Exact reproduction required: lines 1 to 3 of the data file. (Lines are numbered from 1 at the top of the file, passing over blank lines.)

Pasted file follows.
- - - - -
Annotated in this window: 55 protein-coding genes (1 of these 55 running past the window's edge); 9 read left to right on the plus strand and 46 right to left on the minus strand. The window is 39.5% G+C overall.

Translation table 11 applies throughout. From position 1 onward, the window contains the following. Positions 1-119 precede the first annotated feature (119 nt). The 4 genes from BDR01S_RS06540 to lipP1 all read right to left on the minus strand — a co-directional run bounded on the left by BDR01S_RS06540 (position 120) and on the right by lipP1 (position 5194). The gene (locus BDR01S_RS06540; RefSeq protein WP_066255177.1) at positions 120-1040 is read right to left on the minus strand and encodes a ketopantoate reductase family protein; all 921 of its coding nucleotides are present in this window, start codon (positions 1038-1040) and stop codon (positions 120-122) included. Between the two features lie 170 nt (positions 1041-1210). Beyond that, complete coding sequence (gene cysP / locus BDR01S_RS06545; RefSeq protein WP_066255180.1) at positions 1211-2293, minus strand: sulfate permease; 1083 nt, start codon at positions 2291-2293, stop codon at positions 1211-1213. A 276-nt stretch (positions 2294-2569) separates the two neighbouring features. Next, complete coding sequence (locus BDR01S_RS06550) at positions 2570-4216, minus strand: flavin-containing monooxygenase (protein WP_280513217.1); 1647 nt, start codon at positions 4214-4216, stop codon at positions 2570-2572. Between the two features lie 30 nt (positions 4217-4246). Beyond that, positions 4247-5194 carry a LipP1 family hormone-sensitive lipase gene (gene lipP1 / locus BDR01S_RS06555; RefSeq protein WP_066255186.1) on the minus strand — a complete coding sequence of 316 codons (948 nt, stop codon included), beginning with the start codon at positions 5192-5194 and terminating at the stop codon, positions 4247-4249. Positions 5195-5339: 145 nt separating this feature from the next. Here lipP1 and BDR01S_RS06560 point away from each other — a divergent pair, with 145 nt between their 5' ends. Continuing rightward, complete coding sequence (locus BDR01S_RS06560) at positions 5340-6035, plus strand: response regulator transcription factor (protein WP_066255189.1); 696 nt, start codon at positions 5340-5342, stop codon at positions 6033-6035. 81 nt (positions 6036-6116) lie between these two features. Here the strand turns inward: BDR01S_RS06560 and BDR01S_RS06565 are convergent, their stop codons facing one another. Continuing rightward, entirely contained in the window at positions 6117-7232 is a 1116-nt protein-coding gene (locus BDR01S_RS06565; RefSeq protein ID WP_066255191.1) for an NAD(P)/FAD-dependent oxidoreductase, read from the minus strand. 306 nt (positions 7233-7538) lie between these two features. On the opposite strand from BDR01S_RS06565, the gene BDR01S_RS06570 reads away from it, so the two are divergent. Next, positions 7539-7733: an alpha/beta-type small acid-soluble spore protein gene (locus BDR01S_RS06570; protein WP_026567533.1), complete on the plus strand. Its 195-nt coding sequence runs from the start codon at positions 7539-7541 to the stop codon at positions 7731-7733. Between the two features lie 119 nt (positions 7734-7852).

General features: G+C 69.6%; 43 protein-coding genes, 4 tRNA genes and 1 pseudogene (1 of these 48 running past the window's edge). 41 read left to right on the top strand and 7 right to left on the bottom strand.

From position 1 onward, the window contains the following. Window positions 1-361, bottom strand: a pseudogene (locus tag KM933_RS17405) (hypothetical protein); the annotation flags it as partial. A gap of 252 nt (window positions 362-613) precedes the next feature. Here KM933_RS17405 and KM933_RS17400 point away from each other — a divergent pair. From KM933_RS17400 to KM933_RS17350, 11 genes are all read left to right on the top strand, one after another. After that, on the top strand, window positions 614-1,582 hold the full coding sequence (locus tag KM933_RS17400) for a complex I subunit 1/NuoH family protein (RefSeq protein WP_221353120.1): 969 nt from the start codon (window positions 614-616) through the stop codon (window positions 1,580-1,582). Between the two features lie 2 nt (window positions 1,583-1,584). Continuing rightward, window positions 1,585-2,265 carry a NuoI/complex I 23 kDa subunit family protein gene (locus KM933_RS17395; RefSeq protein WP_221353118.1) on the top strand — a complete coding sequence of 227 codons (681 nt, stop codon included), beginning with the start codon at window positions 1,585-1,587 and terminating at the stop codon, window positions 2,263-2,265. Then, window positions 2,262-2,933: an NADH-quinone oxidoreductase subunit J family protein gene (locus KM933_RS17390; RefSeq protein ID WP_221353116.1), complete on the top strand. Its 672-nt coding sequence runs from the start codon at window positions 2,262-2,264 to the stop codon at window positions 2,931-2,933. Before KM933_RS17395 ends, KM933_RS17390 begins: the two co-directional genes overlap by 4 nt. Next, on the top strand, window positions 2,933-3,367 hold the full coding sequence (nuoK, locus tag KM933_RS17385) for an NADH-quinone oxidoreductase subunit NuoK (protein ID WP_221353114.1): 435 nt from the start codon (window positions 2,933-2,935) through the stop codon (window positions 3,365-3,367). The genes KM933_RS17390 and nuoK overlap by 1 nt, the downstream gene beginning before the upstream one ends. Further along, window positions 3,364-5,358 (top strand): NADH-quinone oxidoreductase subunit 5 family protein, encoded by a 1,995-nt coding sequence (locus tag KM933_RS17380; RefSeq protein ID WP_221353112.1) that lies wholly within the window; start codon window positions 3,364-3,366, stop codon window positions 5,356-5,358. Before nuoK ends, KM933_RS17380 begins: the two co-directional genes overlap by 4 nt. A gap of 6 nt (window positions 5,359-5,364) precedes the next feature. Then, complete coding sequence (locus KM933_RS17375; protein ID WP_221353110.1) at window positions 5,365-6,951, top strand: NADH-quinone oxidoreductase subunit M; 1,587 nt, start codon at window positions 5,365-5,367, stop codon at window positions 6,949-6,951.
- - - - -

Annotated in this window: 55 protein-coding genes (1 of these 55 running past the window's edge); 9 read left to right on the plus strand and 46 right to left on the minus strand. The window is 39.5% G+C overall.

Translation table 11 applies throughout. From position 1 onward, the window contains the following. Positions 1-119 precede the first annotated feature (119 nt). The 4 genes from BDR01S_RS06540 to lipP1 all read right to left on the minus strand — a co-directional run bounded on the left by BDR01S_RS06540 (position 120) and on the right by lipP1 (position 5194). The gene (locus BDR01S_RS06540; RefSeq protein WP_066255177.1) at positions 120-1040 is read right to left on the minus strand and encodes a ketopantoate reductase family protein; all 921 of its coding nucleotides are present in this window, start codon (positions 1038-1040) and stop codon (positions 120-122) included. Between the two features lie 170 nt (positions 1041-1210). Beyond that, complete coding sequence (gene cysP / locus BDR01S_RS06545; RefSeq protein WP_066255180.1) at positions 1211-2293, minus strand: sulfate permease; 1083 nt, start codon at positions 2291-2293, stop codon at positions 1211-1213. A 276-nt stretch (positions 2294-2569) separates the two neighbouring features. Next, complete coding sequence (locus BDR01S_RS06550) at positions 2570-4216, minus strand: flavin-containing monooxygenase (protein WP_280513217.1); 1647 nt, start codon at positions 4214-4216, stop codon at positions 2570-2572. Between the two features lie 30 nt (positions 4217-4246). Beyond that, positions 4247-5194 carry a LipP1 family hormone-sensitive lipase gene (gene lipP1 / locus BDR01S_RS06555; RefSeq protein WP_066255186.1) on the minus strand — a complete coding sequence of 316 codons (948 nt, stop codon included), beginning with the start codon at positions 5192-5194 and terminating at the stop codon, positions 4247-4249. Positions 5195-5339: 145 nt separating this feature from the next. Here lipP1 and BDR01S_RS06560 point away from each other — a divergent pair, with 145 nt between their 5' ends. Continuing rightward, complete coding sequence (locus BDR01S_RS06560) at positions 5340-6035, plus strand: response regulator transcription factor (protein WP_066255189.1); 696 nt, start codon at positions 5340-5342, stop codon at positions 6033-6035. 81 nt (positions 6036-6116) lie between these two features. Here the strand turns inward: BDR01S_RS06560 and BDR01S_RS06565 are convergent, their stop codons facing one another. Continuing rightward, entirely contained in the window at positions 6117-7232 is a 1116-nt protein-coding gene (locus BDR01S_RS06565; RefSeq protein ID WP_066255191.1) for an NAD(P)/FAD-dependent oxidoreductase, read from the minus strand. 306 nt (positions 7233-7538) lie between these two features. On the opposite strand from BDR01S_RS06565, the gene BDR01S_RS06570 reads away from it, so the two are divergent. Next, positions 7539-7733: an alpha/beta-type small acid-soluble spore protein gene (locus BDR01S_RS06570; protein WP_026567533.1), complete on the plus strand. Its 195-nt coding sequence runs from the start codon at positions 7539-7541 to the stop codon at positions 7731-7733. Between the two features lie 119 nt (positions 7734-7852).

General features: G+C 69.6%; 43 protein-coding genes, 4 tRNA genes and 1 pseudogene (1 of these 48 running past the window's edge). 41 read left to right on the top strand and 7 right to left on the bottom strand.